June 19, 2024
Experimental electric vehicle breaks world record - goes from 0 to 60 in less than a second


[Sept. 18, 2023: Staff Writer, The Brighter Side of News]

A student-built electric vehicle is racing to the record books at a military airfield in Dübendorf, Switzerland. (Credit: Alessandro Della Bella | ETH Zurich)

In a world driven by the quest for speed and better technology, a group of Swiss students have reached new heights in electric vehicle acceleration. His remarkable creation, named after the Alpine peak, “Mythane”, has broken existing records and amazed both auto enthusiasts and experts.

Weighing in at just 309 pounds (140 kg), the Methane doesn’t look like a speed giant at first glance. However, it has rewritten what we know about electric vehicle acceleration.

Born of a collaboration between students from ETH Zurich University and Lucerne University of Applied Sciences and Arts, the vehicle reached 62.15 mph (equivalent to 100 km/h) in 0.956 seconds, making it the fastest electric vehicle ever. On the planet in terms of acceleration.

Looking back: a decade of record breakers

This achievement was not achieved suddenly. Over the past ten years, many teams have stepped forward, each aiming to set new standards. Notably, a team from the University of Stuttgart in Germany was the last team to hold the torch.

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Their customized electric marvel accelerated from a standstill to 100 km/h in 1.461 seconds, which equates to a 0 to 60 mph time of 1.411 seconds. But the Swiss wonder, Methane, managed to eclipse this feat.

To quote a team member, “The record has been broken many times over the past decade, but with Methane, we wanted to create something extraordinary.”

Comparison with Aerial Titans: The Mytheon vs. the Super Hornet

To understand the magnitude of methane’s accomplishment, let’s turn to the skies. The Boeing F/A-18F Super Hornet fighter jet, the epitome of power and agility, is powered by twin GE F414 jet engines, each generating an astonishing 22,000 pounds of thrust. Still, this powerful jet takes 0.8 seconds to accelerate to 60 mph.

The student-built Methane EV is accelerating down a stretch of pavement with the timekeeper and support crew in the background. (Credit: Alessandro Della Bella | ETH Zurich)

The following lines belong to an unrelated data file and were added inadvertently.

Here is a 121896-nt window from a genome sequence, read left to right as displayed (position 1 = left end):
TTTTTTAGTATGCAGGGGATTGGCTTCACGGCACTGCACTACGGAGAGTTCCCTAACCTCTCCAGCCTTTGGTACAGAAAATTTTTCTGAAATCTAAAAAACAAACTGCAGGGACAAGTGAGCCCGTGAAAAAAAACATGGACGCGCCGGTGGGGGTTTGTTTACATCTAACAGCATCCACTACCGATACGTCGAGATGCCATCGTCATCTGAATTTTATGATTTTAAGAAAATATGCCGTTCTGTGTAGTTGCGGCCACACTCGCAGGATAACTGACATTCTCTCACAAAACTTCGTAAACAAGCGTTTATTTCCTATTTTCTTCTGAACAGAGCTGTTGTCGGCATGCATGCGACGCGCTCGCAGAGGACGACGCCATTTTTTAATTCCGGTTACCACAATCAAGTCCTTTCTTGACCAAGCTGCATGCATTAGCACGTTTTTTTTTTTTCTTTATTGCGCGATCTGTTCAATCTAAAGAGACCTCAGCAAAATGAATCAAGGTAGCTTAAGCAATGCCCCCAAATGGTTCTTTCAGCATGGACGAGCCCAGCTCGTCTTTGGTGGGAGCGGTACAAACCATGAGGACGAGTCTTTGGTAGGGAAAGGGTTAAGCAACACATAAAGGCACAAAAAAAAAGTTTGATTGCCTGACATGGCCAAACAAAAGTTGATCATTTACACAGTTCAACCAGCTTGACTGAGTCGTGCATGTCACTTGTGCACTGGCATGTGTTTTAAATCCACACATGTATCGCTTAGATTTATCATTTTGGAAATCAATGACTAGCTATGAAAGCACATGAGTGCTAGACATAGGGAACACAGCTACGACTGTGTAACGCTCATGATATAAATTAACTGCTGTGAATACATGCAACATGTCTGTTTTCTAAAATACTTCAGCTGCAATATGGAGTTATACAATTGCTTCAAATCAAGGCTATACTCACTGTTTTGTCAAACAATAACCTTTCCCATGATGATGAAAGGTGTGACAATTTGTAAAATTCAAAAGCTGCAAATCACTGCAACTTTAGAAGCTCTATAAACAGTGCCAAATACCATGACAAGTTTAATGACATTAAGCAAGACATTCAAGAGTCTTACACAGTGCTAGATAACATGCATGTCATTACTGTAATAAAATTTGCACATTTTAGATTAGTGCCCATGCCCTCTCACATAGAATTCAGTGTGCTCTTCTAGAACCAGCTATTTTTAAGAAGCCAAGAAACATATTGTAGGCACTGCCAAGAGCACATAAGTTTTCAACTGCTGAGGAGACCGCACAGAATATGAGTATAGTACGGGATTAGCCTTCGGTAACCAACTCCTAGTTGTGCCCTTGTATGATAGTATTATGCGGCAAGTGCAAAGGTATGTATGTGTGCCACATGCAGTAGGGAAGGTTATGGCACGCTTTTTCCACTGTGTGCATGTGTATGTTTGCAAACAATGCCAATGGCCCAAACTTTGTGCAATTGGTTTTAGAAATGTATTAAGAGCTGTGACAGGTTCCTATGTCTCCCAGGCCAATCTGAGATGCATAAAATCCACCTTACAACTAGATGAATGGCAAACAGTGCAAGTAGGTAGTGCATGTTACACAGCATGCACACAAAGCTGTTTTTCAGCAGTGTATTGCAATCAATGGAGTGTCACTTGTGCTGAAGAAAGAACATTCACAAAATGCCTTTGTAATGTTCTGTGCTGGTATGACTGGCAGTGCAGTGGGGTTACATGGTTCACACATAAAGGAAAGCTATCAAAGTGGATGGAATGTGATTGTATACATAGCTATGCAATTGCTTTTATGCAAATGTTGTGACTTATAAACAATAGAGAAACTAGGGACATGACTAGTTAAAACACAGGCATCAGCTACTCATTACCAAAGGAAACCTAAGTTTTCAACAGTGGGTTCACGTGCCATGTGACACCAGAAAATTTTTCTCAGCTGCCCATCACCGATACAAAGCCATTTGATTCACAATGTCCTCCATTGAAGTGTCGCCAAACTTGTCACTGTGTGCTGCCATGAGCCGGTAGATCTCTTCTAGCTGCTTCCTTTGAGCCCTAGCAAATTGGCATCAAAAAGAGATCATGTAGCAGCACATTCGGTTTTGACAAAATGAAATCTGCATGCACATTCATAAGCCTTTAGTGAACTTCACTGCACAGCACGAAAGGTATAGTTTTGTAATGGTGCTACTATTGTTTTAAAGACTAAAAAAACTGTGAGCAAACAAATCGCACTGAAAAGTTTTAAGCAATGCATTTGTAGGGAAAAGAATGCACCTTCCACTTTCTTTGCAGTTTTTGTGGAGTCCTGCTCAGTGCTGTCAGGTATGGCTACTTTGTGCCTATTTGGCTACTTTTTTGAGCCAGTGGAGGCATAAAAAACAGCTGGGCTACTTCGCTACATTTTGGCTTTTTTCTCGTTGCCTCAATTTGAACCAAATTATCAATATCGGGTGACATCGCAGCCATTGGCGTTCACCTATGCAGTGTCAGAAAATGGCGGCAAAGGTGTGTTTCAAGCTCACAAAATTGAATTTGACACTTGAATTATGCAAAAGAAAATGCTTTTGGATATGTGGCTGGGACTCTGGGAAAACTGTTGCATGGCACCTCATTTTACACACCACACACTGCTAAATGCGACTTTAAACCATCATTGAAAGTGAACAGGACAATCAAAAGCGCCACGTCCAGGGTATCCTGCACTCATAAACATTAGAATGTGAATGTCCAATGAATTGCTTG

The Methane, although a ground vehicle, comes close to this record. But instead of roaring jet engines, it relies on its own quartet of electric motors. Together, these motors produce an impressive 326 horsepower, a testament to the advancements in electric vehicle technology. In this area, no gasoline-powered car has yet been able to match the methane’s achievement.

Methane’s Secret: Suction Power

Innovation is not limited to electric engines. When the methane accelerator is pressed, an innovative onboard air pump comes into action. This creates a vacuum beneath the vehicle, pulling it toward the ground through suction. This action not only ensures maximum grip and stability but also helps in converting all the power of the vehicle into rapid acceleration.

“It’s a combination of raw power and engineering finesse,” commented one of the Swiss students involved in the project. “Creating a vacuum beneath the car allows us to harness all the energy of the methane, ensuring that each horsepower is used to its maximum potential.”

A bright future: what’s next for electric vehicles

Methane’s remarkable achievement serves as a testament to the future of transportation. As we look ahead, the future of the automotive sector looks to be moving toward electric, and these students have provided a fascinating glimpse of what’s possible.

Students from ETH Zurich and Lucerne University of Applied Sciences and Arts have broken the previous world record for 0-100 km/h acceleration with their hand-built electric racing car. (Credit: Alessandro Della Bella | ETH Zurich)

In the coming years, as battery technology improves and engineering innovations continue, it wouldn’t be surprising to see more records broken. Methane has set a high bar, but in the world of technology and innovation, the only constant is change.

Ultimately, Mythen’s success isn’t just about speed. It’s about ingenuity, collaboration and the indomitable spirit of human innovation. As the world is watching, electric vehicles like the Methane not only promise a greener future, but are also thrillingly fast.

Keywords: electric vehicles, methane, acceleration, ETH Zurich University, Lucerne University of Applied Sciences and Arts, record, University of Stuttgart, Boeing F/A-18F Super Hornet, electric motors, horsepower, vacuum, innovation, transportation, automotive sector, battery Technology.

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